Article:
The parents of a 12-year-old Kettering boy who tragically lost his life following an epileptic fit have said that they will continue to honour their boy by trying to ensure no other family has to go what they have been through.
The inquest into the death of Latimer Arts College pupil Alfie Stone concluded on Friday (December 10) with the coroner Jean Harkin returning a verdict that highlighted a number of concerns over the way in which epileptic children are treated by those involved in their care.
She issued a rare regulation 28 report to publicise some of the issues that were raised during the inquest and to prevent future similar deaths of children with the same condition.
During the proceedings Ms Harkin heard details of how two years after Alfie's death, EMAS paramedics still have no guidance on how to use a vital rescue medication, even after a independent serious incident report recommended they are given training after Alfie's death.
Now Alfie's parents Kevin and Lynette and his devastated big sister Maicey have shared details of their son's life including the touching tributes paid to him at his funeral service.
After Friday's verdict which followed a grueling two days of evidence during which Alfie's close family had to relive the events leading up to his death, Lynette Stone said: "I really don't know how we have got through this but we are fighting to make sure no other child or parent goes through this.
"Our lives have been torn apart, never get to see Alfie's milestones, loving nature, his smile, we are a family emotionally and mentally broken, his love for his family and friends has taken a huge impact on their lives."
In the weeks following Alfie's death local people raised £9,000 to pay for a fitting funeral Alfie's funeral. Thanks for the fundraiser, his pals were treated to waffles, milkshakes and a disco following the service.
At a packed Kettering Crematorium, in January 2020, celebrant Will Cooper said that PlayStation-mad Alfie was a 'social chameleon,' a gentleman and old beyond his years.
He said: "Alfie was a caring, kind and considerate soul.
"There are no words of comfort that can adequately cushion the shock of this precious child’s loss to us.
"There is no point in searching for meaning in such a death but know this, Alfie’s passing makes us all view afresh one of our most precious gifts; that of love.
"When we lose someone we love deeply, we will feel the pain like no other. It is the tears of love that flow the longest, the pain of love that aches the deepest, the thoughts of love that move us most, but we should also celebrate his life as we remember him with respect and happiness.
"I am certain Alfie knew full well how much his family loved and supported him and are so very, very proud of his achievements."
His grandparents Sue and Mike said: "From an early age, with the love, affection and information from Bub and Kev he learnt the true values of life and the ability to learn, retain and be inquisitive. Alfie’s cheeky smile gave him the ability to make friends easily. Alfie, will always be a star and we are so very proud to have been your grandparents.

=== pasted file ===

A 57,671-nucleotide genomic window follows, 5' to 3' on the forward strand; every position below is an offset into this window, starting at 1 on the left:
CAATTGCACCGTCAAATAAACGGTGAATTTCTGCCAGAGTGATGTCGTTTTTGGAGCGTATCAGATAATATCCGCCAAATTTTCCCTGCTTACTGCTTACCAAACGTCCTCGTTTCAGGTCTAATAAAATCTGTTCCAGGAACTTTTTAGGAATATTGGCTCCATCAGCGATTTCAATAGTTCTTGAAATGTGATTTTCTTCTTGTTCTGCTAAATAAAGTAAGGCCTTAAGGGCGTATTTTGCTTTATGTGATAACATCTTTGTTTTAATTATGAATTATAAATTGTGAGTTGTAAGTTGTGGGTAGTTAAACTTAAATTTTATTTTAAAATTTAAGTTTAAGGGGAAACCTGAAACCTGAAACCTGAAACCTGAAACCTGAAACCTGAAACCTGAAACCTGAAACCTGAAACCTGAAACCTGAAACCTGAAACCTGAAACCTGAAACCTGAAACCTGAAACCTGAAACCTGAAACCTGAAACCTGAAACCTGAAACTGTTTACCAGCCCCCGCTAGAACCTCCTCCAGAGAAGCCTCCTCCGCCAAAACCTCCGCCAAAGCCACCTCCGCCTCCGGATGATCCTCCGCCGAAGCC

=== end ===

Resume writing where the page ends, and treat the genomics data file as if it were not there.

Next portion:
"You always showed love, friendship and affection to everyone you knew, helping those who needed it if you could. You were a huge credit to your mum and dad.”
The congregation were told how Alfie loved school, excelling at Rainbow nursery, Millbrook infants, Millbrook Junior and Latimer Arts College and making so many friends along the way.
Will contiuned: "Alfie was a social chameleon, he had a true gift that no matter who his audience was he was able to adapt his approach to match that scenario or person without even thinking across all age ranges. It was this that prompted cousin Sharon to call him her little transformer.
"He loved being snug and liked nothing more than being in his PJs, dressing gown and slippers. Lynette and Kev said all he needed was a pipe and he’d be like a little old man cozy in the comfort of his own home.
"Every night he’d ask mum and dad how long for the sleep timer, meaning how long had he got on his Playstation or watching Youtube; he’d then call out ‘sleep timer’ for his mum and dad to go up and give him a hug and he rarely settled for just one hug.
"He told his mum and dad countless times a day he loved them and always on the way out to school.
"The house became an American Diner every school morning, coffee/latte and pancake or waffle with chocolate sauce was the order of the day."
At the ceremony, dad Kevin said: "Alfie you were strong beyond strong and made us so so proud every day. You brought us happiness and joy, were our little ray of sunshine and were always smiling.
"You did what made you feel good and never let anyone else change the way you wanted to do anything, never concerned with material things only feelings. You loved life and everyone in it, always helpful, kind, loving, compassionate, caring, thoughtful, inclusive and supportive of others.
"Our world will never be the same without you in it, your sleep timer has gone off little man.
"We hope there is enough ice cream and milkshake wherever you are."
People at the ceremony were told how Alfie had waited for his cousin Sophie on her first day of secondary school then searched for her every lunch time to check she was OK.
His sister Maicey also recalled one of her favourite memories when they strolled the entire length of Southend pier discussing life then Alfie asking 'actually can we get the train back as I’m really tired'.
His girlfriend Kayla said Alfie was her 'personal jester and her protector, adding: "He had a gigantic heart, a gigantic smile and could lift the weight of the world from my shoulders just by being there."
One of Alfie's best pals Sean took part in a tree planting ceremony on the Ise Lodge to mark his life in the months after his death and ensure that the community in which Alfie lived will never forget him.